During the Second Matabelele War in southern Africa, BP met and befriended an American scout, Frederick Russell Burnham. Burnham introduced BP to stories of the American Old West and to the ways of scoutcraft. It was during this time that BP, inspired by Burnham’s attire, first wore the familiar Stetson campaign hat and neckerchief. These later became early emblems of Boy Scouting.

Burnham was born on a Lakota Sioux Indian reservation in Minnesota in 1861. From the Sioux, he grew up learning the ways of American Indians. As an adult, he served as a U.S. Army scout during the wars against the Apaches. Feeling that the ‘wild’ West was becoming too tame, Burnham sought a new frontier and headed to Africa in 1893.

In Africa, he worked for the British military and was awarded the rank of Major by King Edward VII, among other honors recognizing his bravery and contribution to British Imperialism. He became friends with Baden-Powell during the Second Matabele War in Rhodesia. At this time, he taught BP the ways of American Indian and pioneer scoutcraft which BP would later use to good effect at the siege of Mafeking during the Second Boer War. In fact, BP was so taken with the successful application of these techniques to military use that he wrote a book to teach these skills to other British soldiers.

This book, Aids to Scouting, became popular with the British military and helped secure the fame BP had won as the hero of Mafeking. Unexpectedly, the book found an audience among young people, especially boys, and among adult civilians who felt that something important was being lost in the rapidly-urbanizing Western World. Many folks felt that young people needed to be acquainted with Nature and the ways of the outdoors. Aids to Scouting, describing techniques BP had refined based on what Burnham had told him, served as a template for these progressive people to organize outdoor-focused organizations for young people. Inspired by the enthusiastic reception his book received among civilians, he adapted it into Scouting for Boys, which later became the inspiration for the Scout Handbook.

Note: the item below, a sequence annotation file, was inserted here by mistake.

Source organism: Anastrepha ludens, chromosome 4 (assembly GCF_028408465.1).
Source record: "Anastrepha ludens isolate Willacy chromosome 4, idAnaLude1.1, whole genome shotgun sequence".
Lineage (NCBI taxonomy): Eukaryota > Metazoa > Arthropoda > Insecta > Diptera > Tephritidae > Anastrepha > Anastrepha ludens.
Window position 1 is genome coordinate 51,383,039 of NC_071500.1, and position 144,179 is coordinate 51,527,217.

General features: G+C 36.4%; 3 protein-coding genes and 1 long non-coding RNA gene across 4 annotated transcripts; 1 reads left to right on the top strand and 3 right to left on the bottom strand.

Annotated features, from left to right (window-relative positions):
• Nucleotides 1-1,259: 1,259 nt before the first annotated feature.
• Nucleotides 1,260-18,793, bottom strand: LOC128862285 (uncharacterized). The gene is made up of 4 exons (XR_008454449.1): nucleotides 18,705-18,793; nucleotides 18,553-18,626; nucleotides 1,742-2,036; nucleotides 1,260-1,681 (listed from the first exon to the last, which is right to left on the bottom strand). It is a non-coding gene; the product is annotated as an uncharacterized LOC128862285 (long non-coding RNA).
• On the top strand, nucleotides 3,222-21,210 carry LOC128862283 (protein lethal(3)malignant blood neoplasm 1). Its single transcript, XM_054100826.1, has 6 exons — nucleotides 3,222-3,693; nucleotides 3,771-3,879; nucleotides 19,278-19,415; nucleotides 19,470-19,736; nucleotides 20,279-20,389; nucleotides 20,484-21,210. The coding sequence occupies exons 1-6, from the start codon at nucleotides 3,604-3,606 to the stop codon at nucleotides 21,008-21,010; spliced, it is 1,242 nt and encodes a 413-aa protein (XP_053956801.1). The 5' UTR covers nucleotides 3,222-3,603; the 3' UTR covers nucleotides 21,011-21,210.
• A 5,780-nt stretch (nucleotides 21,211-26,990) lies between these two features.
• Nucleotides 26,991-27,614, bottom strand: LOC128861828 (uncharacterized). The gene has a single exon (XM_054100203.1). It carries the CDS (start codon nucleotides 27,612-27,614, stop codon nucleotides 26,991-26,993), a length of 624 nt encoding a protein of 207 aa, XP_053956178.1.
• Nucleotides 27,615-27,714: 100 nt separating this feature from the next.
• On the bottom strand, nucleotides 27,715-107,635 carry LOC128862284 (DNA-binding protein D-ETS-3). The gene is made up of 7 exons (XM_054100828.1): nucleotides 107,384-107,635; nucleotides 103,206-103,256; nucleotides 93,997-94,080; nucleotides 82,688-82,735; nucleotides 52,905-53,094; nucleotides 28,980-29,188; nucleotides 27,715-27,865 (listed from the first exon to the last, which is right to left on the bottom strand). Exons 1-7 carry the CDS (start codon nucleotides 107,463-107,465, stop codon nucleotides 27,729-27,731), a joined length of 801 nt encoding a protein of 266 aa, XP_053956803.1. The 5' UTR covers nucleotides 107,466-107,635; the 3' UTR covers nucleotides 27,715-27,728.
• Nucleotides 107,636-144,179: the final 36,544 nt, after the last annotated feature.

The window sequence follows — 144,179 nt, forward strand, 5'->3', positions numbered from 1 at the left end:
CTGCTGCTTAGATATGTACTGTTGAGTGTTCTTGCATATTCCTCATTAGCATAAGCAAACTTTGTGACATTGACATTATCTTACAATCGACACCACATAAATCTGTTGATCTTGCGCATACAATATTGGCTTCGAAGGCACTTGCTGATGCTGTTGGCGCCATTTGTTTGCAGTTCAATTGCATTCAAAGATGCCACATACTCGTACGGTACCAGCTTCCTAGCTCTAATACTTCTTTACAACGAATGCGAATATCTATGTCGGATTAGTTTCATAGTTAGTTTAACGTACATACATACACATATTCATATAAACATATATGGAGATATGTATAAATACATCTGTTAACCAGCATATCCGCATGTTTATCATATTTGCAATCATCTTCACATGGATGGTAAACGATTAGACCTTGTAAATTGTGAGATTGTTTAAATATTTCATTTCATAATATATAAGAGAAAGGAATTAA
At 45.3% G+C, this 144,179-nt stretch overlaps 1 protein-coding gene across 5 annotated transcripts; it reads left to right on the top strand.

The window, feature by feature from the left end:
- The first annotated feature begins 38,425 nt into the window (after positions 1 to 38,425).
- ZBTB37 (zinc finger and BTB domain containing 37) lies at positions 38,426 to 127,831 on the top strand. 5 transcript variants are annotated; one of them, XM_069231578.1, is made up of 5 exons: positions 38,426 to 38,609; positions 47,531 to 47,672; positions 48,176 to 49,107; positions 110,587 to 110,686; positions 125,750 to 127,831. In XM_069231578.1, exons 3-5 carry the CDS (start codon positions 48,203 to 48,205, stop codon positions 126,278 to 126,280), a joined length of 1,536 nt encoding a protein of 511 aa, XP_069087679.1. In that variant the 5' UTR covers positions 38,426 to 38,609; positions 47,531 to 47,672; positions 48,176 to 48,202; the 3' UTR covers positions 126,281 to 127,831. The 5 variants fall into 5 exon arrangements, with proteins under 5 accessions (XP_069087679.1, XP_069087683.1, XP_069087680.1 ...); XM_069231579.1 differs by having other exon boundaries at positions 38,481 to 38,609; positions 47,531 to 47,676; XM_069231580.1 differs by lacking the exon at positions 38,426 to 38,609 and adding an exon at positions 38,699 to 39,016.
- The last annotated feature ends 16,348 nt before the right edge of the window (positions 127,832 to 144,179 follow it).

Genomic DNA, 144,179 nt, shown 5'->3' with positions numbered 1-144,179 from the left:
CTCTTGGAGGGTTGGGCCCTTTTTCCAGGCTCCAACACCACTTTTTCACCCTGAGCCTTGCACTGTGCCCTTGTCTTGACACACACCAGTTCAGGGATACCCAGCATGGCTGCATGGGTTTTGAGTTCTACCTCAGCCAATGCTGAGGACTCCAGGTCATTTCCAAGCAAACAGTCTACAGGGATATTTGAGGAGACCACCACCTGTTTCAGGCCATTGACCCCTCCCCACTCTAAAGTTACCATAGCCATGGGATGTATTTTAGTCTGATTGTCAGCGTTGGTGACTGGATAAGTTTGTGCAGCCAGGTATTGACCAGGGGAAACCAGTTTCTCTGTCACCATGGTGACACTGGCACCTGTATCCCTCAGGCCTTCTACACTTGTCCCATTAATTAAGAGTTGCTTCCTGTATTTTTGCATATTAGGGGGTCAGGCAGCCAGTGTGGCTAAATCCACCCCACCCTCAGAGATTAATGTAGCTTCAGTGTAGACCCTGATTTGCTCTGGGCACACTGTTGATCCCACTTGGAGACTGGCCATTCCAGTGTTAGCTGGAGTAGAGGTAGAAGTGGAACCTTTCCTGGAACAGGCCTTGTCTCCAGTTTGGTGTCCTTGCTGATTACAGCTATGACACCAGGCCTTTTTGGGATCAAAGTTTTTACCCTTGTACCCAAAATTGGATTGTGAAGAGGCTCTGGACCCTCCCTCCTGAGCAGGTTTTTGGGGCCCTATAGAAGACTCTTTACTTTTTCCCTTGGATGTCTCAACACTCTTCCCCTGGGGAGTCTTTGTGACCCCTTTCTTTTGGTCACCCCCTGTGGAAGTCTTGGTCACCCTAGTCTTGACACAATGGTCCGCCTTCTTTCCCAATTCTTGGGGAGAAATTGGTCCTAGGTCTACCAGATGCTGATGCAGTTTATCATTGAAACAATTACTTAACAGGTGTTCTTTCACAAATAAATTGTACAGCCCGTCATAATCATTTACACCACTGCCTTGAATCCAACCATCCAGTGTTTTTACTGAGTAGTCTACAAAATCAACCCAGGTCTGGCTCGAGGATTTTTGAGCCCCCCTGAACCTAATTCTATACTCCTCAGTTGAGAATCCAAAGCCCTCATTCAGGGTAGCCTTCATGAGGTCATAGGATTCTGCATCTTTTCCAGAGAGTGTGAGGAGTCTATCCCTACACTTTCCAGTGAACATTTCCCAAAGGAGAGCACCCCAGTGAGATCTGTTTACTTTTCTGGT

Thus, even before William D. Boyce brought the Scouting movement to the United States in 1910, Scouting was inextricably linked to Native American tradition.

As the 20th century dawned, many groups were founded with the express goal of keeping youth in touch with the outdoors. Among these were popular author Ernest Thompson Seton’s Woodcraft Indians. This organization, as its name indicates, based its outdoor focus in Native American-inspired traditions, lore, and skills. Seton and BP met in 1906. BP had read Seton’s book The Birch Bark Roll of the Woodcraft Indians and found its ideas congruent with his own.

At about this time, Daniel Carter Beard organized the Sons of Daniel Boone, basing his outdoor program on the experience of American Pioneers.

Eventually, Seton’s Woodcraft Indians and Beard’s Sons of Daniel Boone merged with Boyce’s Boy Scouts to become the Boy Scouts of America and Beard and Seton became influential leaders in the BSA, as did Frederick Russell Burnham.

Thus, even before the Scouting movement began in England in 1907, it was intimately-linked to the traditions of Native Americans. Today, Boy Scout organizations such as OA and Mic-O-Say keep this proud heritage alive.

Tomorrow, we will describe this year’s Tapping Ceremony where candidates for induction into the Tribe of Mic-O-Say are publicly recognized. For those who can attend the Tapping Ceremony in person, it is an unforgettable experience. Now, armed with this brief background, you may be better able to appreciate tomorrow’s post.